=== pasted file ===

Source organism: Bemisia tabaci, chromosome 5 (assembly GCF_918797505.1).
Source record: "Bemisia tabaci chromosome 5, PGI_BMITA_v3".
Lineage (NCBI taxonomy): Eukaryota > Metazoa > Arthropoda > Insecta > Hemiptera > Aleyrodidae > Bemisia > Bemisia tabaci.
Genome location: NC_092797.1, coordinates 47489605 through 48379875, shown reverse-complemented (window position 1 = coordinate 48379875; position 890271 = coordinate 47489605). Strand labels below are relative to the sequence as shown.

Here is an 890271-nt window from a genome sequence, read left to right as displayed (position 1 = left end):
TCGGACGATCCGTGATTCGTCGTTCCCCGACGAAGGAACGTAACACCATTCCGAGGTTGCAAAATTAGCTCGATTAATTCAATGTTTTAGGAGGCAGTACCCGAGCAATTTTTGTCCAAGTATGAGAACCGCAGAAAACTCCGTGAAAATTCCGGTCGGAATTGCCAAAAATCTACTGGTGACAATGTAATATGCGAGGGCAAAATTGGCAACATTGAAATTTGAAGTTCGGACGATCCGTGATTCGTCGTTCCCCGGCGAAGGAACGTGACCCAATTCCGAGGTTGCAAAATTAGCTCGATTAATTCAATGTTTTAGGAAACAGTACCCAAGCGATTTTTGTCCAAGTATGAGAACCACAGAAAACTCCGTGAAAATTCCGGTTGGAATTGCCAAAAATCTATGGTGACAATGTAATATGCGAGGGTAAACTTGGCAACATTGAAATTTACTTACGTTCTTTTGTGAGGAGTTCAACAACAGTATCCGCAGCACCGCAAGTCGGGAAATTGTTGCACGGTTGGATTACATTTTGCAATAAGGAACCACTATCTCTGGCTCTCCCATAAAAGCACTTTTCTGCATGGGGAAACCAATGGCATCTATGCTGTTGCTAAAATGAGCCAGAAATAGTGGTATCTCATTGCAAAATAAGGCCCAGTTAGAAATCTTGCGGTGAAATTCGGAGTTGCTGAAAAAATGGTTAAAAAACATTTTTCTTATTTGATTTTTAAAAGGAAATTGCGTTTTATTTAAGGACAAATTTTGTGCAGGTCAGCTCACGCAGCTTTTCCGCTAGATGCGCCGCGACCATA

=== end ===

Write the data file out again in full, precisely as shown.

Source organism: Bemisia tabaci, chromosome 5 (assembly GCF_918797505.1).
Source record: "Bemisia tabaci chromosome 5, PGI_BMITA_v3".
Lineage (NCBI taxonomy): Eukaryota > Metazoa > Arthropoda > Insecta > Hemiptera > Aleyrodidae > Bemisia > Bemisia tabaci.
Genome location: NC_092797.1, coordinates 47489605 through 48379875, shown reverse-complemented (window position 1 = coordinate 48379875; position 890271 = coordinate 47489605). Strand labels below are relative to the sequence as shown.

Here is an 890271-nt window from a genome sequence, read left to right as displayed (position 1 = left end):
TCGGACGATCCGTGATTCGTCGTTCCCCGACGAAGGAACGTAACACCATTCCGAGGTTGCAAAATTAGCTCGATTAATTCAATGTTTTAGGAGGCAGTACCCGAGCAATTTTTGTCCAAGTATGAGAACCGCAGAAAACTCCGTGAAAATTCCGGTCGGAATTGCCAAAAATCTACTGGTGACAATGTAATATGCGAGGGCAAAATTGGCAACATTGAAATTTGAAGTTCGGACGATCCGTGATTCGTCGTTCCCCGGCGAAGGAACGTGACCCAATTCCGAGGTTGCAAAATTAGCTCGATTAATTCAATGTTTTAGGAAACAGTACCCAAGCGATTTTTGTCCAAGTATGAGAACCACAGAAAACTCCGTGAAAATTCCGGTTGGAATTGCCAAAAATCTATGGTGACAATGTAATATGCGAGGGTAAACTTGGCAACATTGAAATTTACTTACGTTCTTTTGTGAGGAGTTCAACAACAGTATCCGCAGCACCGCAAGTCGGGAAATTGTTGCACGGTTGGATTACATTTTGCAATAAGGAACCACTATCTCTGGCTCTCCCATAAAAGCACTTTTCTGCATGGGGAAACCAATGGCATCTATGCTGTTGCTAAAATGAGCCAGAAATAGTGGTATCTCATTGCAAAATAAGGCCCAGTTAGAAATCTTGCGGTGAAATTCGGAGTTGCTGAAAAAATGGTTAAAAAACATTTTTCTTATTTGATTTTTAAAAGGAAATTGCGTTTTATTTAAGGACAAATTTTGTGCAGGTCAGCTCACGCAGCTTTTCCGCTAGATGCGCCGCGACCATA